20292616_1293042167431929_137901069872051922_nThank you Neo for this entry, and happy future writing!

‘Out of Joint’ – review by Star Tlali


On Thursday night, the 17th of August 2017, “Out of Joint” opened at The Joburg Theatre (Fringe Theatre) with almost a full house of audience members in the auditorium. The show began in darkness, and we start to hear the voices of the performers on stage asking a variety of questions of: “if I sting you…will you die?/ if I kiss you…will you smile?” as the different spotlights revealed the six  performers on stage.  We start on a journey which explored “the social orders that are bursting out of joint”; as mentioned in the beginning of the show, “Out of Joint” is a Physical Theatre piece that focused on the exploration of the issues of ‘power and powerlessness’. With the cast of two females and four males, we see the power struggles of the individual and the social body throughout the work. Choreographed by the celebrated South African dancer, choreographer, teacher, director, scriptwriter and founder of Vuyani Dance Theatre (VDT), Gregory Maqoma, alongside the Austrian born dancer, choreographer, artistic director, festival curator and founder of steptext dance project in Schwankhalle Bremen, Helge Letonja; you could see the combination of the cross-cultures/training background of the two choreographers in this work.

One of the things I enjoyed the most about this work was the precision and the unison during the ensemble choreography. I enjoyed how much the group phrases reminded me of Anne Teresa De Keersmaeker’s choreographically technique of breaking phrases down into and out of the original phrase, which always creates an interesting dynamic rhythmically & visually to the work.  Each dancer got a chance to show off their skills during their solos, and each solo had a different quality to it, which showed the dancers in their most powerful &  yet vulnerable form as they would somehow get interrupted or consumed by the other bodies in the space.  There was a merge of different styles of dance within the piece, such as hip-hop influences of ‘krump & tutting’, contemporary dance and even a touch of African dance, which added different textures to the work. I really enjoyed the different shapes created by the bodies in the space and the use of space was also as interesting, where the back of the stage was used, creating a separate platform for the piece.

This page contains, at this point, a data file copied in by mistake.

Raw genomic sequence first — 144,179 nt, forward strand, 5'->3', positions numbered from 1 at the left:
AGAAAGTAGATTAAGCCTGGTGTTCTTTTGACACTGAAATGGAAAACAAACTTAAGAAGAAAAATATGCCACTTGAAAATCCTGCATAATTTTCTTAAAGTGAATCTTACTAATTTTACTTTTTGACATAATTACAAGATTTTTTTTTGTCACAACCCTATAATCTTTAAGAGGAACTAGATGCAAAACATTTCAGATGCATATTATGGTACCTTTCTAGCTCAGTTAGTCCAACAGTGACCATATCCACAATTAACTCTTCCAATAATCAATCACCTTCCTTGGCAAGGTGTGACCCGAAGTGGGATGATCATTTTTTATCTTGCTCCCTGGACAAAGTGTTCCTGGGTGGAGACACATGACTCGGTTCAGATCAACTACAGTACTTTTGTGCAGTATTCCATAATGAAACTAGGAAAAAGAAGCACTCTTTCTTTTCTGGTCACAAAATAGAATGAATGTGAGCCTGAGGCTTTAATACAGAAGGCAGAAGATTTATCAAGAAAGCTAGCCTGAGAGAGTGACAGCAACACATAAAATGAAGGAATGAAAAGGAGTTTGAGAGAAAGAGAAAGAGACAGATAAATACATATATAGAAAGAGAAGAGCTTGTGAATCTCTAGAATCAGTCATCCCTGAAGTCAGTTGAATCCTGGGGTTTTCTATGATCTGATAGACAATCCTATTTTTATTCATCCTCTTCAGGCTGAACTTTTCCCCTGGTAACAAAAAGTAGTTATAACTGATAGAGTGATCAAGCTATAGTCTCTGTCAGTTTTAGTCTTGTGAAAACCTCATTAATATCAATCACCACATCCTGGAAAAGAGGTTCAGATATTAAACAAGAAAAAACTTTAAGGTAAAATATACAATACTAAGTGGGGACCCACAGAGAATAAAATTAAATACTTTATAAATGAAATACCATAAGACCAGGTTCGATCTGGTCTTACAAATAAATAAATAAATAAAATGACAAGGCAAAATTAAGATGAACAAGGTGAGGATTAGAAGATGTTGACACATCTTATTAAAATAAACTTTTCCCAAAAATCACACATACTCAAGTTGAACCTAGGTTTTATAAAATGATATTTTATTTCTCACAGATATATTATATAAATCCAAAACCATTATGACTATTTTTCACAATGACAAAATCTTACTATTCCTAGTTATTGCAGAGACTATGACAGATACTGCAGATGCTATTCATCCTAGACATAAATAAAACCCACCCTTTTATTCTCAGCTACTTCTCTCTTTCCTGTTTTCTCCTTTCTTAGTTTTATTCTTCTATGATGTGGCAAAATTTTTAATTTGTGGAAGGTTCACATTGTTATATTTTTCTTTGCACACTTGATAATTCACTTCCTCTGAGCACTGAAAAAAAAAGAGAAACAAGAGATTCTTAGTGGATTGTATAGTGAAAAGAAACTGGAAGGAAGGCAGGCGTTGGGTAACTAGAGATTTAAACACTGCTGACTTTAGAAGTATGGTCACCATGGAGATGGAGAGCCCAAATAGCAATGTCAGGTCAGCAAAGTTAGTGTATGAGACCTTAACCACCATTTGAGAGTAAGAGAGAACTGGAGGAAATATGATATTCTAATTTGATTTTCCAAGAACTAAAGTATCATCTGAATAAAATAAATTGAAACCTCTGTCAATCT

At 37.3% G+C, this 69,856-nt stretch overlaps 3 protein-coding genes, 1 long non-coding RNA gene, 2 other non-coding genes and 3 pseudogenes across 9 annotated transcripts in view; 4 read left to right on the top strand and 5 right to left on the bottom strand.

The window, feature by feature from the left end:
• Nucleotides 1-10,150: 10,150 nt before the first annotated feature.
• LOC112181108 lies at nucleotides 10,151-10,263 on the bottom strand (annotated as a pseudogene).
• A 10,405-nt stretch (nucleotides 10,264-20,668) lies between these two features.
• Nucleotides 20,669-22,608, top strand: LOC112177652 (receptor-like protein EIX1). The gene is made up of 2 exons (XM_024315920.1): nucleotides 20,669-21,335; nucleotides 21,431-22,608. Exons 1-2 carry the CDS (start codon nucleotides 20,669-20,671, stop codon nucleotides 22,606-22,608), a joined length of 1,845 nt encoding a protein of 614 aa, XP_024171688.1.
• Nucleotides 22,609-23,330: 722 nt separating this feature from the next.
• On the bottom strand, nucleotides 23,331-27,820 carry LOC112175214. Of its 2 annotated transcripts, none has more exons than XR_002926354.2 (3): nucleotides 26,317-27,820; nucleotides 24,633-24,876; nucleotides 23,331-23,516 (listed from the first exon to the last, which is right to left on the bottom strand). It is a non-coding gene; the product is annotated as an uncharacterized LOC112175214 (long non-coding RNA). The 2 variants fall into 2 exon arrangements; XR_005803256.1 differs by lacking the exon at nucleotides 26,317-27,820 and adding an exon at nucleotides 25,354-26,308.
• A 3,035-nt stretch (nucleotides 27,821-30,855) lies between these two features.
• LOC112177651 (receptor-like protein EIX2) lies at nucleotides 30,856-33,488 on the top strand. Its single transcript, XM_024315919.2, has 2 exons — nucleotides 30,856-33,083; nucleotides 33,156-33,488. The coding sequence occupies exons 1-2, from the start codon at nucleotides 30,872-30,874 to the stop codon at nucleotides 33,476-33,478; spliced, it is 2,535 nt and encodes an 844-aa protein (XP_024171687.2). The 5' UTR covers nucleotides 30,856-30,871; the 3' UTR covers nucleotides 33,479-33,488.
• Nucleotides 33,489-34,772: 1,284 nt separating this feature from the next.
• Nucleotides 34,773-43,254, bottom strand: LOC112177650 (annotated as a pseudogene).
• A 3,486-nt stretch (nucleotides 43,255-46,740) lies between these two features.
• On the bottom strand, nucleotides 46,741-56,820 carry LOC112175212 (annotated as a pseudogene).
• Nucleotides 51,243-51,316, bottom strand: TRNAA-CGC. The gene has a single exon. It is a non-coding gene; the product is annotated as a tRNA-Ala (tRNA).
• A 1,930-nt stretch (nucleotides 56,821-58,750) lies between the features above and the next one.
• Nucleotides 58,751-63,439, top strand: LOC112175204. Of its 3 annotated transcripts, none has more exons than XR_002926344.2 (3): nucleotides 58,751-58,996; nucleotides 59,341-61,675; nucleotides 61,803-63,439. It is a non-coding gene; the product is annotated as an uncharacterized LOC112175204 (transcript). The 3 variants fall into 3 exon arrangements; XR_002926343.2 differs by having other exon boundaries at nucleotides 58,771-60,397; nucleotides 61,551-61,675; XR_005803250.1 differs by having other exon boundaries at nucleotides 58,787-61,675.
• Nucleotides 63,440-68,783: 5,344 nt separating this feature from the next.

The design for the whole piece was generally very simple and minimal, with the costume choice of everyday clothes in four main colors: blue, red, black and navy green. There was a white cloth with big holes hanging at the back of the stage in which at some point glowed in the dark, was later taken down and back up towards the end of the show. My only concern regarding this set design was that it was not used to its full capacity, in the sense that; I do not think it was needed. There was only one dancer (Mariko Koh) who had a costume change (first with the wedding dress and then in her underwear). I would have loved it if she stayed in her underwear (or at least half dressed), and/or joined by the rest of the ensemble also half-dressed to represent them reclaiming their bodies from the structures of the social body which had all the power in the beginning piece. One thing that caught my attention in terms of the lighting was when there was a blackout for a while, leaving the stage empty with no action, and I personally found it unfortunate because it took me out of the world of the story for a little bit. Though in general the lights were simple and created different shapes around the stage which added different dynamics to the bodies in the space.